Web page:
Ancient Epic Poetry: Homer, Apollonius, Virgil: With a Chapter on the Gilgamesh Poems

By Charles Rowan Beye | Go to book overview

Further Reading

As one might imagine in the case of poems that have for so long a time been considered so important, the Iliad, the Odyssey, and the Aeneid have generated over the centuries a prodigious amount of commentary. (The Argonautica, by contrast, has been virtually ignored.) The scholars of Alexandria set the standard by producing far more commentary on the Homeric epics than on any other text, and there survive in considerably larger amounts the commentaries of Servius, Donatus, and Macrobius on the text of Virgil. To this day more is written about these three epic poems than about anything else that survives from antiquity; indeed, more is written about them than can be read or digested by any one person. It is natural that readers wish to decide what a work "means." That is their way of taking control of an external stimulus, assimilating it or making it their own. Some readers, however, are content with the experience of reading a work. They put it aside with contentment, their assimilation having taken place on an unconscious level. But making meaning, apart from the simple exposition of fact or explication of difficulties, is a very big academic industry. In the literature sector of this industry entry-level jobs, salary increases, academic advancement, tenure, grants, and prizes rest on making meaning in print: hence the vast array of printed material about these poems, most of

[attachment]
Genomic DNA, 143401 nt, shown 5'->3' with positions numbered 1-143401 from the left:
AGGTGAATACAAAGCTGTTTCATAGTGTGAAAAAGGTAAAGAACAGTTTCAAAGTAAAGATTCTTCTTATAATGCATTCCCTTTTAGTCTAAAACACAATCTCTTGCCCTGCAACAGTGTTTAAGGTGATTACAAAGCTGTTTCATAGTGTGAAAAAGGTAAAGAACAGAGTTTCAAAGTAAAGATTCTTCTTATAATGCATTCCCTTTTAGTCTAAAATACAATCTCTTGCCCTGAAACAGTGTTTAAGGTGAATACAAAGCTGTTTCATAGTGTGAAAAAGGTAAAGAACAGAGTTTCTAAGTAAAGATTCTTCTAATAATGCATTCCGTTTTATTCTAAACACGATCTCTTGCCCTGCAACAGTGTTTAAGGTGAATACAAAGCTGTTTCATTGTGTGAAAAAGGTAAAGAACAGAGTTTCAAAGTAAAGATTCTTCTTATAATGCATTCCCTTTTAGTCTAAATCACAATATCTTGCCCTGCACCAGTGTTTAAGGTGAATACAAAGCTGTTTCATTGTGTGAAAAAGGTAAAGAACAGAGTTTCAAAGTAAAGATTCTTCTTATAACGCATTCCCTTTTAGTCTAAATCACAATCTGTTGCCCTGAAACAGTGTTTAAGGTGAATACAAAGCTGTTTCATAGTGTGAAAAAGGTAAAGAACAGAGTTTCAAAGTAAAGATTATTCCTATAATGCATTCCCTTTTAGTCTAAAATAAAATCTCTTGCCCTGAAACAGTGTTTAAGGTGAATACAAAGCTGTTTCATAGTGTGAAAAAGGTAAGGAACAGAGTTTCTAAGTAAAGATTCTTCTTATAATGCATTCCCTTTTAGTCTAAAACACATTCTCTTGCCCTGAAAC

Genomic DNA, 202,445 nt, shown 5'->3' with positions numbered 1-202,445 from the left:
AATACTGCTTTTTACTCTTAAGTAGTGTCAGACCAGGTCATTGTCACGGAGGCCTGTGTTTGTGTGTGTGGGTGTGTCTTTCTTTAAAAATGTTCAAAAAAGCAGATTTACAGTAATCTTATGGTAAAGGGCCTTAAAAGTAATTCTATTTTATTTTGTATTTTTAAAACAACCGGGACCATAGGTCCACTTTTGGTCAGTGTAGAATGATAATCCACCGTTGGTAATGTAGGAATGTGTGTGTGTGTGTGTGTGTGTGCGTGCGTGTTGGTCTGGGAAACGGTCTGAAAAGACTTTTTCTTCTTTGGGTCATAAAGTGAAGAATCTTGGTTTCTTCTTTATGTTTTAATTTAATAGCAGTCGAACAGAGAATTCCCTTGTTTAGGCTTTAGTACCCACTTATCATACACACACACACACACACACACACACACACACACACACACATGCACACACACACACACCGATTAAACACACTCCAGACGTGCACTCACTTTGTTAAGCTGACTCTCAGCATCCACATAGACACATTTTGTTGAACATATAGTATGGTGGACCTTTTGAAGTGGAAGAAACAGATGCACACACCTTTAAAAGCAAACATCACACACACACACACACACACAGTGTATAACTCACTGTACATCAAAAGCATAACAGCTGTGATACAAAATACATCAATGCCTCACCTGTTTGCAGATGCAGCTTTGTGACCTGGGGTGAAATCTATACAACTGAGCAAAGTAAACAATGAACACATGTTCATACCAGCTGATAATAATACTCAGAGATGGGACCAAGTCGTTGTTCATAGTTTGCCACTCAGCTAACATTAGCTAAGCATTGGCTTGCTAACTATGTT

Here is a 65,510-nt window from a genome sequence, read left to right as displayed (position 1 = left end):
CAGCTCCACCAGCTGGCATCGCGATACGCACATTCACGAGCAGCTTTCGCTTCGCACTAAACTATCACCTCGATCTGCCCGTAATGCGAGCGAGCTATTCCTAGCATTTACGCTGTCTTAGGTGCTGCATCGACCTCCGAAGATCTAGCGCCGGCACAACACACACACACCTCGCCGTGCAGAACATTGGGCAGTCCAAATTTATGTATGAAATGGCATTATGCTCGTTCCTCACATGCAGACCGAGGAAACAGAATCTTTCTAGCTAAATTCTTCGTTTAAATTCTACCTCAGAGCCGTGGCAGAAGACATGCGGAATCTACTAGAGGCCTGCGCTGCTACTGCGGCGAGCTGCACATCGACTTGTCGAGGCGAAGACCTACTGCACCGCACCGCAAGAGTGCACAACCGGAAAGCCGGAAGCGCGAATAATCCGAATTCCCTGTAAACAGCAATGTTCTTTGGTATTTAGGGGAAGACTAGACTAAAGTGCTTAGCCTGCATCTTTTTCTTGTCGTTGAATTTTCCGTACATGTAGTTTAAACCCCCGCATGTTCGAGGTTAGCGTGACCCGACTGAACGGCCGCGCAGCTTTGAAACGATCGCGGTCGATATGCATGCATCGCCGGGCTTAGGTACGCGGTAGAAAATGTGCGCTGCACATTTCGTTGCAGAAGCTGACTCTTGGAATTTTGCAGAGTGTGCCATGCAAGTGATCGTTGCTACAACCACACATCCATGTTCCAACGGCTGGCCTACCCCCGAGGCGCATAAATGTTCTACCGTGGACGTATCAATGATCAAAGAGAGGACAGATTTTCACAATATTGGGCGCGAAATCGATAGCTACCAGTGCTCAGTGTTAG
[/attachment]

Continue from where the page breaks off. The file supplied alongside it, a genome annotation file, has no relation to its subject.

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Ancient Epic Poetry: Homer, Apollonius, Virgil: With a Chapter on the Gilgamesh Poems
Table of contents

Table of contents

  • Title Page i
  • Contents v
  • Preface to the Second Edition vii
  • 1: Oral Poetry 1
  • 2: The Poet's World 43
  • 3: Poetic Technique 74
  • 4: The Iliad 113
  • 5: The Odyssey 144
  • 6: The Argonautica 187
  • 7: The Aeneid 219
  • Further Reading 257
  • 8: Gilgamesh 279
  • Further Reading Revisited 303
  • Index 311
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